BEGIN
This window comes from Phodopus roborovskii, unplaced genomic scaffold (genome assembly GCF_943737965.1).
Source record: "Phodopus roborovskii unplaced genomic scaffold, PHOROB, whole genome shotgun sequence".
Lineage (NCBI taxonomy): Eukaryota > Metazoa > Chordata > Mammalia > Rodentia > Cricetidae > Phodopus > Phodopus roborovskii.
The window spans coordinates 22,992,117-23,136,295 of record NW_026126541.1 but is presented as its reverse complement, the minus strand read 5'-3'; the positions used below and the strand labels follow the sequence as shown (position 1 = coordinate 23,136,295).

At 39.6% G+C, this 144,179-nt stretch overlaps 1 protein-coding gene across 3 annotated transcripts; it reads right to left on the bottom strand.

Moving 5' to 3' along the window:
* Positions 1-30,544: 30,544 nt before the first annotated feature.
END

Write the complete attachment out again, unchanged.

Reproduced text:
This window comes from Phodopus roborovskii, unplaced genomic scaffold (genome assembly GCF_943737965.1).
Source record: "Phodopus roborovskii unplaced genomic scaffold, PHOROB, whole genome shotgun sequence".
Lineage (NCBI taxonomy): Eukaryota > Metazoa > Chordata > Mammalia > Rodentia > Cricetidae > Phodopus > Phodopus roborovskii.
The window spans coordinates 22,992,117-23,136,295 of record NW_026126541.1 but is presented as its reverse complement, the minus strand read 5'-3'; the positions used below and the strand labels follow the sequence as shown (position 1 = coordinate 23,136,295).

At 39.6% G+C, this 144,179-nt stretch overlaps 1 protein-coding gene across 3 annotated transcripts; it reads right to left on the bottom strand.

Moving 5' to 3' along the window:
* Positions 1-30,544: 30,544 nt before the first annotated feature.